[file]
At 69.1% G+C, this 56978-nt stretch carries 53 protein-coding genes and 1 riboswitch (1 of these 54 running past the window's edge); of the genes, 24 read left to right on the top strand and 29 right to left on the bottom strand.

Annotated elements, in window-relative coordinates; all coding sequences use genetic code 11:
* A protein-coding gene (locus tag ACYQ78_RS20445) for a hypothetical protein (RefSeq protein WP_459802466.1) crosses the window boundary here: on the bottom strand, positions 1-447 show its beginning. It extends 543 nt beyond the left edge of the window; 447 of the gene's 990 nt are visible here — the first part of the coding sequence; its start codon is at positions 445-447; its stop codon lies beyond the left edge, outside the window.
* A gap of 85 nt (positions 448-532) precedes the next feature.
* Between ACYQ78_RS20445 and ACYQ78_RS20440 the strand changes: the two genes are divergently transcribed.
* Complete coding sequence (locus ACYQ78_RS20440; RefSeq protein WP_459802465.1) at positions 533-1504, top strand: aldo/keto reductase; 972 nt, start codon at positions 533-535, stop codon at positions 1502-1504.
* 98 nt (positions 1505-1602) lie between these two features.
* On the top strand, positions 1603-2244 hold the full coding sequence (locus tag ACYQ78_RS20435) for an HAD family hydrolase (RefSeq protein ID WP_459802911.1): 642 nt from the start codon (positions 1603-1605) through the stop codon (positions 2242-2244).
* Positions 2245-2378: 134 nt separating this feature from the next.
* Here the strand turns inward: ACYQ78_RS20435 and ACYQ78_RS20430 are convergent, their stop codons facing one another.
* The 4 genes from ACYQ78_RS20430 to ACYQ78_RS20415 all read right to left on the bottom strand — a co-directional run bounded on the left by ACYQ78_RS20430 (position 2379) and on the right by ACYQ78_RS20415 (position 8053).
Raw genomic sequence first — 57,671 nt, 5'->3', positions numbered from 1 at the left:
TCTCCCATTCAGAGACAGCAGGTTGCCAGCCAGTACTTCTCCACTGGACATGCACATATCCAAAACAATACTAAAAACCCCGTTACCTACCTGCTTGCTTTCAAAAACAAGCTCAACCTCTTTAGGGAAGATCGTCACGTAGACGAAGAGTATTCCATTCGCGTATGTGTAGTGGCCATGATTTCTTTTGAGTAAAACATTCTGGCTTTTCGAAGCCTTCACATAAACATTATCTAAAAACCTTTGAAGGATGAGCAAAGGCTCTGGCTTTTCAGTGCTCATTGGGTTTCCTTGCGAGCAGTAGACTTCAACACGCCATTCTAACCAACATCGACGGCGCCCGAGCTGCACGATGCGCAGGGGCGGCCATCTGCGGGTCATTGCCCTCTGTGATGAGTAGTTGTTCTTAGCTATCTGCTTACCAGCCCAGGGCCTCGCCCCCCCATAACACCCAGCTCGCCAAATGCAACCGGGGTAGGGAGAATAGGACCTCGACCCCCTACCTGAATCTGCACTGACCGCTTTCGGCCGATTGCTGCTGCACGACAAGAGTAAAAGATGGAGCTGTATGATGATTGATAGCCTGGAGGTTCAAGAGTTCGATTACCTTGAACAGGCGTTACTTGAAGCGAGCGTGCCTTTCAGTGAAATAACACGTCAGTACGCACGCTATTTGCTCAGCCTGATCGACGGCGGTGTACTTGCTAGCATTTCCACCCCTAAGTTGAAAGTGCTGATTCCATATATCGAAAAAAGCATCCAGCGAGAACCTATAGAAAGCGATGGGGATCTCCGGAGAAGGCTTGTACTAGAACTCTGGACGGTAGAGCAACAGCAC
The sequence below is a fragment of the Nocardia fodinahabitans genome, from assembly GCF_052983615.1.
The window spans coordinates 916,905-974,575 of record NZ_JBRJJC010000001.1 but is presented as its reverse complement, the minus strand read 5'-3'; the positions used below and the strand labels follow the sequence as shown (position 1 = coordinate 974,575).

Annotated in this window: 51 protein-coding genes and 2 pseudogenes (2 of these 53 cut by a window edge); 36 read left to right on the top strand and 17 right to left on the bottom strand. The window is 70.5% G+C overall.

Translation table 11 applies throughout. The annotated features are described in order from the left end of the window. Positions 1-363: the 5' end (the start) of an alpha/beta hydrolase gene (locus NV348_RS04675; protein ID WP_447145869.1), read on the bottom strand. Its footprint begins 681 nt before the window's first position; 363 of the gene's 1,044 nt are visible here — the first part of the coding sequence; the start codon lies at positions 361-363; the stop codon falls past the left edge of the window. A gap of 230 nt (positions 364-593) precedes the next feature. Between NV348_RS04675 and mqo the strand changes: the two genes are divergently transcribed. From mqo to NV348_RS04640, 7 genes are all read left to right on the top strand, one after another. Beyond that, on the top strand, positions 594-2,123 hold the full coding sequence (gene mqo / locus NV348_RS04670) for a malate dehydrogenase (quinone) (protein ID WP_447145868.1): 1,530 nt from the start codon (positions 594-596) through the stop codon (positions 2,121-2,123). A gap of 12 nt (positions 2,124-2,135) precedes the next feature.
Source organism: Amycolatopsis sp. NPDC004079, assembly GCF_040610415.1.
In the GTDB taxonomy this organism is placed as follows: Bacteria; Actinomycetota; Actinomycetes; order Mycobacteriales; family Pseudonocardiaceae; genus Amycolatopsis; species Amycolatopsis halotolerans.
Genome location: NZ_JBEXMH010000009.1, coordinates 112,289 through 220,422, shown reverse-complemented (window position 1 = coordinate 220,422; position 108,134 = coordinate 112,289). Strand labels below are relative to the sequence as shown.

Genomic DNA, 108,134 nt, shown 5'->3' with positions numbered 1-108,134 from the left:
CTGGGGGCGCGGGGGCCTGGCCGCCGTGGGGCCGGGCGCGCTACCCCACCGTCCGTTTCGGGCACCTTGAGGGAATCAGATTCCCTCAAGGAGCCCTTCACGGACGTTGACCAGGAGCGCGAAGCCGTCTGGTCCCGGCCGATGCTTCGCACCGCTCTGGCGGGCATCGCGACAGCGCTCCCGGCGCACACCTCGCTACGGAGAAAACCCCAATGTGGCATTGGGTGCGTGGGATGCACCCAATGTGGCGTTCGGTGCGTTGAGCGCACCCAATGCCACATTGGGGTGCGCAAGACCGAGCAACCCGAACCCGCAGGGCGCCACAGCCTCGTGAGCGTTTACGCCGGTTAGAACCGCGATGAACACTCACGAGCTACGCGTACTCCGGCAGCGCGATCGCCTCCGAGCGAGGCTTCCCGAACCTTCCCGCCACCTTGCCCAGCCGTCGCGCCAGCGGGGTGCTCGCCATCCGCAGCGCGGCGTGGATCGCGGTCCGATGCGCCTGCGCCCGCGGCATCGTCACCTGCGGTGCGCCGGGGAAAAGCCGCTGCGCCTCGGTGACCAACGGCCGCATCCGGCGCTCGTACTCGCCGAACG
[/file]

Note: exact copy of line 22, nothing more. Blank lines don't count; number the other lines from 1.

CTGGGGGCGCGGGGGCCTGGCCGCCGTGGGGCCGGGCGCGCTACCCCACCGTCCGTTTCGGGCACCTTGAGGGAATCAGATTCCCTCAAGGAGCCCTTCACGGACGTTGACCAGGAGCGCGAAGCCGTCTGGTCCCGGCCGATGCTTCGCACCGCTCTGGCGGGCATCGCGACAGCGCTCCCGGCGCACACCTCGCTACGGAGAAAACCCCAATGTGGCATTGGGTGCGTGGGATGCACCCAATGTGGCGTTCGGTGCGTTGAGCGCACCCAATGCCACATTGGGGTGCGCAAGACCGAGCAACCCGAACCCGCAGGGCGCCACAGCCTCGTGAGCGTTTACGCCGGTTAGAACCGCGATGAACACTCACGAGCTACGCGTACTCCGGCAGCGCGATCGCCTCCGAGCGAGGCTTCCCGAACCTTCCCGCCACCTTGCCCAGCCGTCGCGCCAGCGGGGTGCTCGCCATCCGCAGCGCGGCGTGGATCGCGGTCCGATGCGCCTGCGCCCGCGGCATCGTCACCTGCGGTGCGCCGGGGAAAAGCCGCTGCGCCTCGGTGACCAACGGCCGCATCCGGCGCTCGTACTCGCCGAACG